Most travel writers will inform readers about all the highlights, most iconic things to do and see in a particular part of Arizona. Sedona Arizona is a prime example. Guidebooks and information centers are plentiful, offering the most popular (and most populated) sights. They steer people to such sights as Red Rock Crossing, Cathedral Rock, Slide Rock and Bell Rock… all those rocks! But so many excellent activities and sights are not given enough due in other websites. Here are a few:
Many folks travel to nearby wineries for tasting. Most will sample the vintages at Page Springs Vineyards and Oak Creek Vineyards. We suggest also including a stop and spending a bit more time at Javelina Leap. Step behind the winery’s original main tasting room into the new “Arizona Room” and you’ll find a larger gathering spot for trying out the best vintages from Javelina Leap. There’s even a airy patio for nibbling and noshing when the weather’s right. We not only sampled wines, but some excellent appetizers — tapas — to cleanse our palate.
Before you spend an afternoon instagramming rock cairns at Red Rock Crossing, which by the way will now cost you $10 to park, visit Red Rock State Park. for a short stroll along Oak Creek or a moderate climb to Eagle’s Nest. It’s amazing what you may see along the way.
Many Sedona/Cottonwood visitors may have Montezuma’s Castle on their itinerary, but Montezuma’s Well — maybe not so much. Stop at Montezuma Well and follow the trail to the end. You’ll see the native inhabitants’ cliff dwellings and natural springs which feed the well. Roaming rangers and docents will provide the history of the well and its original water users.
No trip to Costa Rica is complete without a visit to La Paz Waterfall Gardens. Even if your only stop in Costa Rica were to be this wonderful combination resort and sight-seeing attraction, you would have seen much of what this Central American country is famous for: beautiful butterflies, amazing hummingbirds, colorful snakes and frogs, lush tropical gardens surrounded by spectacular rivers and waterfalls. All of this flora and fauna is set in a magnificent hillside cluster with fishing lake and boutique spa resort. But the Costa Rica ‘to-do’ list wouldn’t be finished without volcano and coffee plantation tours, forest canopy zip-lining and river rafting. Guests at the adjacent Peace Lodge can arrange nearby day tours to these areas as well. La Paz Waterfall Gardens and Peace Lodge are centrally located between Costa Rica’s capital, San Jose and other iconic Costa Rican tourism highlights: Arenal Volcano and hot springs resorts near Fortuna. It’s an ideal location for those considering a vacation in Costa Rica.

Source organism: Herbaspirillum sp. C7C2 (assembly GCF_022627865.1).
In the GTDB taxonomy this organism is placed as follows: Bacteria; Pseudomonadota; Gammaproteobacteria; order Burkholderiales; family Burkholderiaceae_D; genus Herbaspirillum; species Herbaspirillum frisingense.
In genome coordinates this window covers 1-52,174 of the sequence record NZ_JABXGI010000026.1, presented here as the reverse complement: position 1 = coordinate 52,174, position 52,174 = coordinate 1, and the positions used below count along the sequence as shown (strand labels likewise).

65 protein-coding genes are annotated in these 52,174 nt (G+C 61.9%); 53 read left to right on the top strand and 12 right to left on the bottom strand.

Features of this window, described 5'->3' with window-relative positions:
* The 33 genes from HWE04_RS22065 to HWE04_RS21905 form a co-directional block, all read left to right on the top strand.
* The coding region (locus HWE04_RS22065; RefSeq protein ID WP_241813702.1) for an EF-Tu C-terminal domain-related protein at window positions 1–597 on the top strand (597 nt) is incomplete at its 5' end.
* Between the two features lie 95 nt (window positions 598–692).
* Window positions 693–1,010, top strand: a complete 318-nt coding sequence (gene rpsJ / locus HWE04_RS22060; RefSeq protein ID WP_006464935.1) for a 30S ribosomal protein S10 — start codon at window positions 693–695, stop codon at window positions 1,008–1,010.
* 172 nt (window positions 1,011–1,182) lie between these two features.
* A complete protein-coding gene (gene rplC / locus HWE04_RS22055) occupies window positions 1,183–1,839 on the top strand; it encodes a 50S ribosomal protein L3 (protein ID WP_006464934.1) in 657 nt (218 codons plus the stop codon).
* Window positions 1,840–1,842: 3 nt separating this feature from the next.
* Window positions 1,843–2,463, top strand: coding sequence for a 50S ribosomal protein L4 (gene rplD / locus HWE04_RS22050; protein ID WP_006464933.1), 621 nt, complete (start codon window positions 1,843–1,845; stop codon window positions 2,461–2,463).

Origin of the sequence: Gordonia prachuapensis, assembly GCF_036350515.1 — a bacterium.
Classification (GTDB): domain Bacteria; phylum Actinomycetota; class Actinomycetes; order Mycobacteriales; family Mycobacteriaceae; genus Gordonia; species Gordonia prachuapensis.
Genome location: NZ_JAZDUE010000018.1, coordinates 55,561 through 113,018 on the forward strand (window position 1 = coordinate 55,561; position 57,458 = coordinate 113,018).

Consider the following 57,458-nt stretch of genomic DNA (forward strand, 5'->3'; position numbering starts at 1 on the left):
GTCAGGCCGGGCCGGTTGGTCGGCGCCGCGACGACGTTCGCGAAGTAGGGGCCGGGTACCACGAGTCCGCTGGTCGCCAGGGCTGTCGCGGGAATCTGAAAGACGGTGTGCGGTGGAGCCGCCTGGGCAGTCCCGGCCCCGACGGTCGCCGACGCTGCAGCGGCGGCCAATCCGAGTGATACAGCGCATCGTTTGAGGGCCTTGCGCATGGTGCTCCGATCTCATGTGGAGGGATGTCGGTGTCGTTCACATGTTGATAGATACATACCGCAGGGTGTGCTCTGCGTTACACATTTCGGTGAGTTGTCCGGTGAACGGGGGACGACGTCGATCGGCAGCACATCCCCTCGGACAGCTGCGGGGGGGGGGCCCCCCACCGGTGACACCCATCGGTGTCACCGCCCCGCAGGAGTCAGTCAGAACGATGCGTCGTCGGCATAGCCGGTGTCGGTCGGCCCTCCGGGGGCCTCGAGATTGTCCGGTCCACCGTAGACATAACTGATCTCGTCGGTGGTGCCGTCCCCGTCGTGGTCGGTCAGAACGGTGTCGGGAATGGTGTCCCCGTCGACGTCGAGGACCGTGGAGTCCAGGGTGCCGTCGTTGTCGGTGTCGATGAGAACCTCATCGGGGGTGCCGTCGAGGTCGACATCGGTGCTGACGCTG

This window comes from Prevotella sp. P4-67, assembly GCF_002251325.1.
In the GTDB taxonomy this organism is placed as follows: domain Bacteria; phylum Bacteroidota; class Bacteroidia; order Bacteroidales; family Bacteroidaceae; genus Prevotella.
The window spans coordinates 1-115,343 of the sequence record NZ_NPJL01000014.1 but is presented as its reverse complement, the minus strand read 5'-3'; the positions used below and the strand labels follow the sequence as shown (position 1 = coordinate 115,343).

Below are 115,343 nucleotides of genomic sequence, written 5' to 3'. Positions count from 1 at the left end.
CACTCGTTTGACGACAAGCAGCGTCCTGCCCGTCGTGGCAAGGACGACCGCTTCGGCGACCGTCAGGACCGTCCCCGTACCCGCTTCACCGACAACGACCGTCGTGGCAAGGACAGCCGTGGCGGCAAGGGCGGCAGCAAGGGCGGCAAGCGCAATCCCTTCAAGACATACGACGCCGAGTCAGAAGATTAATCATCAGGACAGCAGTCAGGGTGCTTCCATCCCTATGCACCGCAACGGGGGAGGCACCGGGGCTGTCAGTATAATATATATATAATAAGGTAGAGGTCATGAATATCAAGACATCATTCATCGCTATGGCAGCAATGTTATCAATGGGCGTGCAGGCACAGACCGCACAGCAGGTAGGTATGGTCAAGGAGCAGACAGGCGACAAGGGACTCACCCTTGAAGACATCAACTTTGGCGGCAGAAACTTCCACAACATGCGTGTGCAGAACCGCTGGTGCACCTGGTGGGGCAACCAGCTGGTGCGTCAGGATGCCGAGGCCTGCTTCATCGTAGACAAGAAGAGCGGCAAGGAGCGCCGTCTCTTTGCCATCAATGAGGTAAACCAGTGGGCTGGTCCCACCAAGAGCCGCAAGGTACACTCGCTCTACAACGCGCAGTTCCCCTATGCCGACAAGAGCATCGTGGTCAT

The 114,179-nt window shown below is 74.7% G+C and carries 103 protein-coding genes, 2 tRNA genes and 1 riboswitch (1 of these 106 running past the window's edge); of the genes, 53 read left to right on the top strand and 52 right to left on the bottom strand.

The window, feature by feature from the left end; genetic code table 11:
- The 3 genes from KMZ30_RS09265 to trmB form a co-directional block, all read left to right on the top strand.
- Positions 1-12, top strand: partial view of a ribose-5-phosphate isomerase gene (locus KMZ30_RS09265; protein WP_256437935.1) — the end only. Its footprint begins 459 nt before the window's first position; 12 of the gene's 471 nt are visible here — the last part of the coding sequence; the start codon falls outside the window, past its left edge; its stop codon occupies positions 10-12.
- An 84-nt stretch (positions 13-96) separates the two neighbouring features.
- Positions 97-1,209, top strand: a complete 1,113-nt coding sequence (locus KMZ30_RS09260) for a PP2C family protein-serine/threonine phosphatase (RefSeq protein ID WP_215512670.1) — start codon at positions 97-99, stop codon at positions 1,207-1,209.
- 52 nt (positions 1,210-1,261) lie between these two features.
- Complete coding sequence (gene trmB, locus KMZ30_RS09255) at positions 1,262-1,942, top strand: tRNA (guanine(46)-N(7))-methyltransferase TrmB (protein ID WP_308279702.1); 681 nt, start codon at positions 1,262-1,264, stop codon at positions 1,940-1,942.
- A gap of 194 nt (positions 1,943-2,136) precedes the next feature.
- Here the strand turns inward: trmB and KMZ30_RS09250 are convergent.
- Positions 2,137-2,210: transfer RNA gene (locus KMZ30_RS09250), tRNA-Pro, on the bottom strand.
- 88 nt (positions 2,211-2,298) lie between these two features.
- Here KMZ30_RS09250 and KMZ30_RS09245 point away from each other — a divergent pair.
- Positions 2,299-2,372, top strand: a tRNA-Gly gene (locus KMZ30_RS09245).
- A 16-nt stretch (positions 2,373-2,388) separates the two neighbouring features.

These photos don’t really do justice for this wonderful Costa Rica park, wildlife refuge and hotel. Find more descriptions and a photo gallery on the website.
US Airways flies from Phoenix to San Jose International Airport daily. Best times to visit are November through April. This is the high season, so expect rates to be higher.
Windmill Winery isn’t just a winery and tasting room. It’s also a farm, market, plant nursery, wedding venue, restaurant, corporate meeting place, entertainment location and farm implement museum. It’s also a nice destination for an afternoon day trip.
The winery features a different set of wine selections monthly, making it possible for wine lovers in the San Tan Valley area to enjoy a variety of varietals from different wine regions. Plus Windmill Winery has its own private label including a sweet white wine and a robust red.
Located at the western edge of Florence, Windmill Winery is just a short half hour drive from the southeast suburbs – probably just over an hour from Phoenix. It may have started out as a nursery, but it has grown into a popular wedding and reception venue, as couples opt for a setting of country charm. When we arrived, owner Harold Christ immediately made us feel welcome and invited us to sample some of the white Hummingbird Nectar and the red Dutchman’s Bold. Although these wines are from grapes grown and processed outside Arizona, plans are in the works for grape vines to be planted onsite. In about seven years, if all goes well, Windmill Winery may be boasting not only its own label, but its own wine.
With wine in hand, we strolled outside to the tour the grounds. A quaint outdoor patio welcomed us at the door. The patio encompasses several tables and gas heaters for the cooler evenings. The lush setting made us forget we were in the desert – the entire property reminded us of an eastern or mid-western farmyard. And after learning the history of the big red barn, we knew why. The 45-foot high structure was dismantled in Green Bay, Wisconsin then shipped to Arizona and reconstructed on the 60-acre property.